After the death of a king in ancient Scandinavia, survivors placed all his treasures on a barge and set it on fire. In order to inherit, surviving offspring needed to brave the flames, but it is unclear how many attempted to do so. This is an extreme method of avoiding inheritance disputes that would probably not be practical in 21st-century Seattle. Nevertheless, inheritance disputes among siblings can turn ugly. You should take steps now to prevent the situation among your children from escalating after your death.
According to Forbes, you can arrange for an auction of all assets after the deaths of both you and your spouse or partner. Similar to the custom of ancient Scandinavia, though less extreme, this step gives your children the opportunity to bid on items of importance during the sale, and once the auction is over, all your children receive an equal share of the profits.
You may also choose to leave most, if not all, of your estate to charity. However, if you choose this course of action, you should discuss your decision with your children beforehand and make your intentions clear. Finding out about beneficiaries outside the family after your death may evoke feelings of anger or confusion. One or more of your children may even take it as grounds to challenge the validity of the will.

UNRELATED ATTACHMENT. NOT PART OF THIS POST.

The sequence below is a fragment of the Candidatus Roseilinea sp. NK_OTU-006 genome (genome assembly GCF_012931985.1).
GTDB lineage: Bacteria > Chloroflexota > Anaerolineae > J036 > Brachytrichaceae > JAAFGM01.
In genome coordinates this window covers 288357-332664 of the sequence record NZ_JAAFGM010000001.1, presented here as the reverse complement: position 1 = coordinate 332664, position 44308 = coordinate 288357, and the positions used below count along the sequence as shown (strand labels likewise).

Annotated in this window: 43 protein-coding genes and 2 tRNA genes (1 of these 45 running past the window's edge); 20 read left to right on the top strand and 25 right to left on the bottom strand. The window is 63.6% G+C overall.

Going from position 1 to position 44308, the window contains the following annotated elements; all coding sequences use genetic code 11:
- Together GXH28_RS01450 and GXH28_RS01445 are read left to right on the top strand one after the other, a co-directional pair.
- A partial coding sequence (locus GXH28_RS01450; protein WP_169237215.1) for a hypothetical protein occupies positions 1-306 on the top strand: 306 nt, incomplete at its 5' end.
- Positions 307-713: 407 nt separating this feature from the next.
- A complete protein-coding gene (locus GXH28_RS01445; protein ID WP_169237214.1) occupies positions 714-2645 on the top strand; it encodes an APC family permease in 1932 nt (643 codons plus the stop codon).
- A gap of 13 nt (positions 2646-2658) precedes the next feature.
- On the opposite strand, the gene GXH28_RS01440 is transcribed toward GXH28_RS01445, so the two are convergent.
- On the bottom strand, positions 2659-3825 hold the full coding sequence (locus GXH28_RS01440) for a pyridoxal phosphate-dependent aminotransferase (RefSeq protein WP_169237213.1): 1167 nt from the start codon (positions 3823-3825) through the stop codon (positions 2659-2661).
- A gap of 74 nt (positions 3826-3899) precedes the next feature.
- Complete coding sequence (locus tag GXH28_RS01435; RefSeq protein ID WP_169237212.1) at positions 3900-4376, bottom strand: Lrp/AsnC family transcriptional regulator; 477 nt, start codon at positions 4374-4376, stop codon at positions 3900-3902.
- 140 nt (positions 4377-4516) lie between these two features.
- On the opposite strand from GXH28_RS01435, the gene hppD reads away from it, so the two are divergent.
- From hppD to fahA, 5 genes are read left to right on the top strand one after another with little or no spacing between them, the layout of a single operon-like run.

However, it may also be possible to stop many inheritance disputes before they start by first creating a solid estate plan and then communicating your wishes to your children with open discussions on an ongoing basis. At the very least, your children will know what you want in advance, which may help them to manage expectations when the time comes.
The information in this article is not intended as legal advice but provided for educational purposes only.